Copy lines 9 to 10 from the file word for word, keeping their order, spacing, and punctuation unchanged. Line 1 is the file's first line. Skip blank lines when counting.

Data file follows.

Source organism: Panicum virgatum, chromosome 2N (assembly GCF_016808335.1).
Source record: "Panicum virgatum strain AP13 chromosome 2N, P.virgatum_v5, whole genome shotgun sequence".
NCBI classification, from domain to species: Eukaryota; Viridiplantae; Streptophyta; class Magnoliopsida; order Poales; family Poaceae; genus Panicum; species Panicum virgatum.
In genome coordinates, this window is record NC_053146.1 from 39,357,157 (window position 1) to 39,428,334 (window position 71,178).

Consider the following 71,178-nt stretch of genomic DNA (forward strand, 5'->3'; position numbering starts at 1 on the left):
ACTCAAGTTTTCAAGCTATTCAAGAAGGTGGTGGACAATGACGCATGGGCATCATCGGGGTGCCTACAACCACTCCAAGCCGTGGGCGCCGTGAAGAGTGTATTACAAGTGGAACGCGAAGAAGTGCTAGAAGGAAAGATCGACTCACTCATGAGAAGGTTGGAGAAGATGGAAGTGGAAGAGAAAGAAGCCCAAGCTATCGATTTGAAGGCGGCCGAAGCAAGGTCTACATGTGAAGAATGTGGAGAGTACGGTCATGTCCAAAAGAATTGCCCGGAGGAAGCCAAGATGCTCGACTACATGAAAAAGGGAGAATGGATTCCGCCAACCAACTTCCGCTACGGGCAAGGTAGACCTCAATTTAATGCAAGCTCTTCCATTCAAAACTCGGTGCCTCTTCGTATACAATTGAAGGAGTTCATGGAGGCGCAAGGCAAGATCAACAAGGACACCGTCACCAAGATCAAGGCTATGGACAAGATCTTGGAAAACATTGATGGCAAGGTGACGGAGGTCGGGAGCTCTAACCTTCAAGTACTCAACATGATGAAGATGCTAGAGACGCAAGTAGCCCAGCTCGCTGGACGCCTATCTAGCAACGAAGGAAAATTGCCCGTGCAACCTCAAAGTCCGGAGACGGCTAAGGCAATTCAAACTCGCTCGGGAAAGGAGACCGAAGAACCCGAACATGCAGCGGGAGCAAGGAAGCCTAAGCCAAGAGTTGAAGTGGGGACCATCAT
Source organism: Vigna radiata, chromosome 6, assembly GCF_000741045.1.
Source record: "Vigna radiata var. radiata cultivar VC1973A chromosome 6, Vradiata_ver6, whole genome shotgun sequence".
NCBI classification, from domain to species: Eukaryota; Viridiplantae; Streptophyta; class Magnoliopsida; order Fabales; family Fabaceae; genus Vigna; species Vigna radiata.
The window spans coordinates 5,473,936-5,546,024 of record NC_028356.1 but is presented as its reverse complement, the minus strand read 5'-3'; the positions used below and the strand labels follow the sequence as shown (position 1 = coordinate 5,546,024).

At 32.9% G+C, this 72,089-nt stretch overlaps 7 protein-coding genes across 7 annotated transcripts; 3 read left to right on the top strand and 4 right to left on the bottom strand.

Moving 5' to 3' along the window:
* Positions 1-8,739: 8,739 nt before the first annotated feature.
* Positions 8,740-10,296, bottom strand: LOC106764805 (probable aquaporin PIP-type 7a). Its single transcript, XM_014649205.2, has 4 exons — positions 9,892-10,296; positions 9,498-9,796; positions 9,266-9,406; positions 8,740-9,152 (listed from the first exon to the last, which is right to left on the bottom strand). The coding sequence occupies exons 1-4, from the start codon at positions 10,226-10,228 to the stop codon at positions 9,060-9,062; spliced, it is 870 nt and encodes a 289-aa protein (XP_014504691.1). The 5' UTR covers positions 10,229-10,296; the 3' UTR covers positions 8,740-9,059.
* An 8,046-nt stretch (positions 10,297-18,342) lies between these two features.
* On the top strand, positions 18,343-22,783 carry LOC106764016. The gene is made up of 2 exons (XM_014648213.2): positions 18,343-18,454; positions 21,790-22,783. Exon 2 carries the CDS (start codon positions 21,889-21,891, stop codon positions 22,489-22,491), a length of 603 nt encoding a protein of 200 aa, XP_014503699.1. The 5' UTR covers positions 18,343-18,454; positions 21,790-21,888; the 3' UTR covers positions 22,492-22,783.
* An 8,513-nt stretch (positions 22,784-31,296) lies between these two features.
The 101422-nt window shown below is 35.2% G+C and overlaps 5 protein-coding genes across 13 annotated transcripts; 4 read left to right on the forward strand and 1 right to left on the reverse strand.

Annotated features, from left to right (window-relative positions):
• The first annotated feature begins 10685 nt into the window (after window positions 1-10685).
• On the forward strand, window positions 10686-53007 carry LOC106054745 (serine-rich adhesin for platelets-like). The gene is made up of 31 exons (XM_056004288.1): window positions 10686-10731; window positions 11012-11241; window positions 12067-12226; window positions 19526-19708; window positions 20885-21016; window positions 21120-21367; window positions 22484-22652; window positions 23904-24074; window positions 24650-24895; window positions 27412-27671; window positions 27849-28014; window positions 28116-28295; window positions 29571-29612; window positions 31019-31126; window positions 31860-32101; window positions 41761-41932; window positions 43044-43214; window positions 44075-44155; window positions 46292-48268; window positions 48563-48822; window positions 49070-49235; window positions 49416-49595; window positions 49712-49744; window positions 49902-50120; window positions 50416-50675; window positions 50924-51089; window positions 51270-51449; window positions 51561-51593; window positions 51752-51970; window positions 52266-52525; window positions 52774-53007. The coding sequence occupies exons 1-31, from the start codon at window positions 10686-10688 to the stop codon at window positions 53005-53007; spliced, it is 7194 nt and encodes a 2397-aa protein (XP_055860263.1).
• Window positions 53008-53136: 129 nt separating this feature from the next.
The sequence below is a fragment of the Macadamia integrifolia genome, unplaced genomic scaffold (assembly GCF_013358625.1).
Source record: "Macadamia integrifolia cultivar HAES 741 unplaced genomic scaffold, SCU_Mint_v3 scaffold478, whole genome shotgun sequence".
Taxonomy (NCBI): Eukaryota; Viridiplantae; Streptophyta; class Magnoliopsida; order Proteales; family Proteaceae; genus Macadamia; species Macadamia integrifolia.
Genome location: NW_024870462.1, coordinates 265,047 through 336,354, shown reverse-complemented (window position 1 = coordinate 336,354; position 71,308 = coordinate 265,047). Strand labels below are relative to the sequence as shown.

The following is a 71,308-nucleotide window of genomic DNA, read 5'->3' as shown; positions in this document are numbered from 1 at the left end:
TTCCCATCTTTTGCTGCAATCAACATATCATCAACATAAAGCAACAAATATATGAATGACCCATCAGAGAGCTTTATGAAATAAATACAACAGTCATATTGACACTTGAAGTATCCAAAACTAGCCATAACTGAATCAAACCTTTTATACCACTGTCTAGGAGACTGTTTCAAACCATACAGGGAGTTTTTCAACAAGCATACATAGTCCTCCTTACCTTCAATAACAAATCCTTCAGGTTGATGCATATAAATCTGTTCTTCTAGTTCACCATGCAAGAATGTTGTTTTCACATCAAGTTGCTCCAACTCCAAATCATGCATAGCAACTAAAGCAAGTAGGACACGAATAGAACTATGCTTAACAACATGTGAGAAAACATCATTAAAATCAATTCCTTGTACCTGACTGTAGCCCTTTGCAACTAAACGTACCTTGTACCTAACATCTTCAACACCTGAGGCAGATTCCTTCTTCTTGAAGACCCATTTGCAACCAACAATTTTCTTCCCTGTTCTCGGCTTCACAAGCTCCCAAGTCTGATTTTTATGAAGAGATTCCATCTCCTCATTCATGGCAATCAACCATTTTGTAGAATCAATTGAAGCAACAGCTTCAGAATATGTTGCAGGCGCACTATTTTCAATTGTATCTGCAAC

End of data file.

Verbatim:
NCBI classification, from domain to species: Eukaryota; Viridiplantae; Streptophyta; class Magnoliopsida; order Fabales; family Fabaceae; genus Vigna; species Vigna radiata.
The window spans coordinates 5,473,936-5,546,024 of record NC_028356.1 but is presented as its reverse complement, the minus strand read 5'-3'; the positions used below and the strand labels follow the sequence as shown (position 1 = coordinate 5,546,024).